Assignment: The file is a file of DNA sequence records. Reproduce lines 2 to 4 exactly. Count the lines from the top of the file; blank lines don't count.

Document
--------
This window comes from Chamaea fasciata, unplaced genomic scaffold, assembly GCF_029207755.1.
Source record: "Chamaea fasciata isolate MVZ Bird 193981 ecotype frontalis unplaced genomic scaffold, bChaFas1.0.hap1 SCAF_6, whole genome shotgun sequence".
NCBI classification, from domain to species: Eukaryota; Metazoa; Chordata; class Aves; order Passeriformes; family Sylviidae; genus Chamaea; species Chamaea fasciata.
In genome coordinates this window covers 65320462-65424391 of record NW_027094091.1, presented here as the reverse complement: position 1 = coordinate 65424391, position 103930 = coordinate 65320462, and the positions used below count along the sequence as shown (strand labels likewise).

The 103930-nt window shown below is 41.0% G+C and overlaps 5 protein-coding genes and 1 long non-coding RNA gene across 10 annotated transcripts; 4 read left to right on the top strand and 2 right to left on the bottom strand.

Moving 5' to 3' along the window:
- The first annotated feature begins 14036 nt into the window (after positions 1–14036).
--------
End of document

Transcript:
Source record: "Chamaea fasciata isolate MVZ Bird 193981 ecotype frontalis unplaced genomic scaffold, bChaFas1.0.hap1 SCAF_6, whole genome shotgun sequence".
NCBI classification, from domain to species: Eukaryota; Metazoa; Chordata; class Aves; order Passeriformes; family Sylviidae; genus Chamaea; species Chamaea fasciata.
In genome coordinates this window covers 65320462-65424391 of record NW_027094091.1, presented here as the reverse complement: position 1 = coordinate 65424391, position 103930 = coordinate 65320462, and the positions used below count along the sequence as shown (strand labels likewise).